Politics of Stigmatization

Poland as a 'Latecomer' in the European Union
 
 
Palgrave Macmillan (Verlag)
  • erscheint ca. am 5. Dezember 2020
 
  • Buch
  • |
  • Hardcover
  • |
  • XIV, 249 Seiten
978-3-030-51520-1 (ISBN)
 

Wondering what is going on with Poland, once a frontrunner of the democratic revolutions in CEE and now among the most frequently cited democratic backsliders in the region? Look no further: this book offers a rich take on Poland's processing of international status anxieties and ontological insecurities due to its experience of stigma as a latecomer in the EU. Drawing on original fieldwork, Krasnodebska provides a thickest description of Poland's contemporary recognition struggles to date.

---Maria Mälksoo, author of The Politics of Becoming European: A Study of Polish and Baltic Post-Cold War Security Imaginaries

Krasnodebska's book offers a fresh critical perspective on the dominant approaches in IR literature on countries of Central and Eastern European. Using the case of Poland the book problematizes the usually taken-for-granted assumptions regarding the hierarchies of power and knowledge in the EU. To achieve her aim Krasnodebska develops an ambitious theoretical frame which she uses to challenge the socialization paradigm in the constructivist IR literature relying on the notions of stigmatization and ontological security.

---Tomasz Zarycki, Professor and Director of the Robert Zajonc Institute for Social Studies at the University of Warsaw

Molly Krasnodebska's book offers fresh insights into the mechanisms underlying post-communist transformation in Central and Eastern Europe, challenging the established "imitative" paradigm that for years has been the norm in political science when describing Poland's systemic transition from communism to democracy. In this important work Krasnodebska offers a new way to interpret Polish foreign and security policy choices in light of the country's strategic culture and its quest for security, while addressing the broader historical context that has shaped the region. This book should be required reading for anyone who wants to understand post-communist transformation in the former Eastern Bloc.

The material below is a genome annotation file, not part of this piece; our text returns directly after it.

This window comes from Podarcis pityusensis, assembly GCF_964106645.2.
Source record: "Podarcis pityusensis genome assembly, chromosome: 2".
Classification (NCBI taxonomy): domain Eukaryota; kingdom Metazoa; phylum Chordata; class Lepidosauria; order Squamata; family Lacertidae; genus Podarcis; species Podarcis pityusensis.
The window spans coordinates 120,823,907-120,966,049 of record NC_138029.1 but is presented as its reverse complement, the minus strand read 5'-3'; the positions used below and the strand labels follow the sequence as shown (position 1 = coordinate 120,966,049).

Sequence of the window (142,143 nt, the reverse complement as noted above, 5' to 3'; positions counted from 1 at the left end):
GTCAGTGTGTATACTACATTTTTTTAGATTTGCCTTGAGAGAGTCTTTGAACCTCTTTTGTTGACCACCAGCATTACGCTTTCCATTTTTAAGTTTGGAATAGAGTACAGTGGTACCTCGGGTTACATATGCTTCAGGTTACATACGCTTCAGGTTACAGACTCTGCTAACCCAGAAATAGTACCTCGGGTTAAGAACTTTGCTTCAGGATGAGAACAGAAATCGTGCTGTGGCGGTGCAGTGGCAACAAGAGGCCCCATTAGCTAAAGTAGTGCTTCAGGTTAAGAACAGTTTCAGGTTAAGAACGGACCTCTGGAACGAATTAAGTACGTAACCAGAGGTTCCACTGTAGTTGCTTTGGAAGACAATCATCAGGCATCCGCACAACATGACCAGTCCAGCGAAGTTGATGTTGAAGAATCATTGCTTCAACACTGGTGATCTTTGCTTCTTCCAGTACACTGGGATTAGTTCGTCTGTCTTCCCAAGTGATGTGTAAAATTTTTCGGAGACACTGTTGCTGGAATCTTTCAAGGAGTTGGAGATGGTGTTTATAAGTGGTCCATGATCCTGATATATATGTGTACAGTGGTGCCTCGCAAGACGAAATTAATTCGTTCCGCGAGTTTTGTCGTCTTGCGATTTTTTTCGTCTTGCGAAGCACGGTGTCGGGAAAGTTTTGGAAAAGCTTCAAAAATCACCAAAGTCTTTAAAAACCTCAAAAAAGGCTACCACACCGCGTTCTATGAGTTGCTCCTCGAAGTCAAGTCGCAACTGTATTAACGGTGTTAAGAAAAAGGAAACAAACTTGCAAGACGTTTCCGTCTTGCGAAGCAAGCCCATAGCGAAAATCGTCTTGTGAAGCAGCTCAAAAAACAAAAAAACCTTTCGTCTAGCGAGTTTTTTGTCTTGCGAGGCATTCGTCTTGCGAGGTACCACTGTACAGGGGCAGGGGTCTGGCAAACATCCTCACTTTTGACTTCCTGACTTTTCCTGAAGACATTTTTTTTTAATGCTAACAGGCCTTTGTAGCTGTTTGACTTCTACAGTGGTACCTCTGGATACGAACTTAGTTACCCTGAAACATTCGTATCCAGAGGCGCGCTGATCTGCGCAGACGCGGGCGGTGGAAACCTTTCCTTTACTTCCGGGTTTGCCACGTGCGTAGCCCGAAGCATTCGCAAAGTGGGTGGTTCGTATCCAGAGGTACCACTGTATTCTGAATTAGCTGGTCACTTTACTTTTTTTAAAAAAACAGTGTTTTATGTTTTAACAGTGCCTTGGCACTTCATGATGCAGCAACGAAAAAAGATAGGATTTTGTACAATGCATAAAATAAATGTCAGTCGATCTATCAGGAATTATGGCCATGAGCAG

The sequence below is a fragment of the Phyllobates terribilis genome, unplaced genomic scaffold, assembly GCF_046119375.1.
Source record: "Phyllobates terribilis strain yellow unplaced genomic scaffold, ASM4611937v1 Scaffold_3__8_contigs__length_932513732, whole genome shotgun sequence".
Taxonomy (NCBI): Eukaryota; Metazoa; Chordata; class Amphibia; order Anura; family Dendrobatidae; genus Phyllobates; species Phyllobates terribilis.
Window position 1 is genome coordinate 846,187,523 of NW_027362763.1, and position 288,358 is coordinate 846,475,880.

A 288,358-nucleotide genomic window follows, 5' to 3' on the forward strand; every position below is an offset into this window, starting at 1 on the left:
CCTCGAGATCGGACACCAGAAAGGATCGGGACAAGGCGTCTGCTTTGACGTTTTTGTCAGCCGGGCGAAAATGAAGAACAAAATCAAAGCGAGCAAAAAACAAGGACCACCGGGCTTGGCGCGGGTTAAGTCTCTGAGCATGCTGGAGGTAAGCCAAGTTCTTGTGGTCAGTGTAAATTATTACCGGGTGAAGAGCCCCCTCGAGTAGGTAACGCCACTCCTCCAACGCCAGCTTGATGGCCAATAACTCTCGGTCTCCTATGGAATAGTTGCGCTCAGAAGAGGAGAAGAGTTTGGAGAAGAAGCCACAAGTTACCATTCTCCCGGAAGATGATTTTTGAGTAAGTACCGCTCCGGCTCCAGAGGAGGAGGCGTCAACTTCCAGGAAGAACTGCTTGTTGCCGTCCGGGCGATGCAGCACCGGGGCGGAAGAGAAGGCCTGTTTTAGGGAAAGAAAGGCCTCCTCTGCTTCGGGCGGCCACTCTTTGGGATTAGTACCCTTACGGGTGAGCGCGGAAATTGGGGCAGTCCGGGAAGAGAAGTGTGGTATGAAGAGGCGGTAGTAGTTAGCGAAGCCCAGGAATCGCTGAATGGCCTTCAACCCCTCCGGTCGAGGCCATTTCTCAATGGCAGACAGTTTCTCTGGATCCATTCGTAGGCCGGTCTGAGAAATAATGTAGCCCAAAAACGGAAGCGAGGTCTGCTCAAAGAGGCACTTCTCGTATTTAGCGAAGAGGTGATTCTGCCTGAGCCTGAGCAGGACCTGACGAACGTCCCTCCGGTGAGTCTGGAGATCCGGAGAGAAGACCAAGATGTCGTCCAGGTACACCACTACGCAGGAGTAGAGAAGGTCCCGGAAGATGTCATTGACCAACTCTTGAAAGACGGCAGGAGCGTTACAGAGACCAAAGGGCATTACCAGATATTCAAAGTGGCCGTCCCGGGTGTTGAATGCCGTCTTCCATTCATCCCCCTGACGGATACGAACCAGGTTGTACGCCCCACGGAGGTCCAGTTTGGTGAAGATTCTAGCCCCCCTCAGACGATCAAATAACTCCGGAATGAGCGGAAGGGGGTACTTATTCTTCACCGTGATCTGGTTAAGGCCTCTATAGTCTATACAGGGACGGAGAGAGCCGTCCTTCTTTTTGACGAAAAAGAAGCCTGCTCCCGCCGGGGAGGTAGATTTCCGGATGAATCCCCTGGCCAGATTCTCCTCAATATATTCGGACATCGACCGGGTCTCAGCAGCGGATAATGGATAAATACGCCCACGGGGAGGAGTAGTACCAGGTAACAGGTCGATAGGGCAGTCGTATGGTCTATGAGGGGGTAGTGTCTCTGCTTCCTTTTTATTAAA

---Professor Andrew A. Michta

This book studies how the pursuit of becoming an established 'insider' in an international community shapes a state's foreign policy. It looks at Poland's response to three international crises that called for joint action of the EU and its members: the Iraq war of 2003, the Russo-Georgian war of 2008, and the Ukraine crisis beginning in 2013. The book develops the concept of strategic culture as a collection of historically informed narratives that guide a state's pursuit of ontological security, a basic sense of certainty about the state's role and place in the international environment. Building on this concept the author argues that Poland's behavior reflects the awareness of its stigma as a 'late arrival' in the EU, and more generally in the 'West' as an identity community. The study thus provides insight into how stigmatization and struggle for recognition shape international dynamics.

1st ed. 2021
  • Englisch
  • Cham
  • |
  • Schweiz
Springer International Publishing
  • Für Beruf und Forschung
XIV, 249 p.
  • Höhe: 21 cm
  • |
  • Breite: 14.8 cm
978-3-030-51520-1 (9783030515201)
10.1007/978-3-030-51521-8
weitere Ausgaben werden ermittelt

Maria "Molly" Krasnodebska is a Polish diplomat in Reykjavik, Iceland, and she holds a PhD from the Department of Politics and International Studies (POLIS) at the University of Cambridge, UK.

CHAPTER 1: Introduction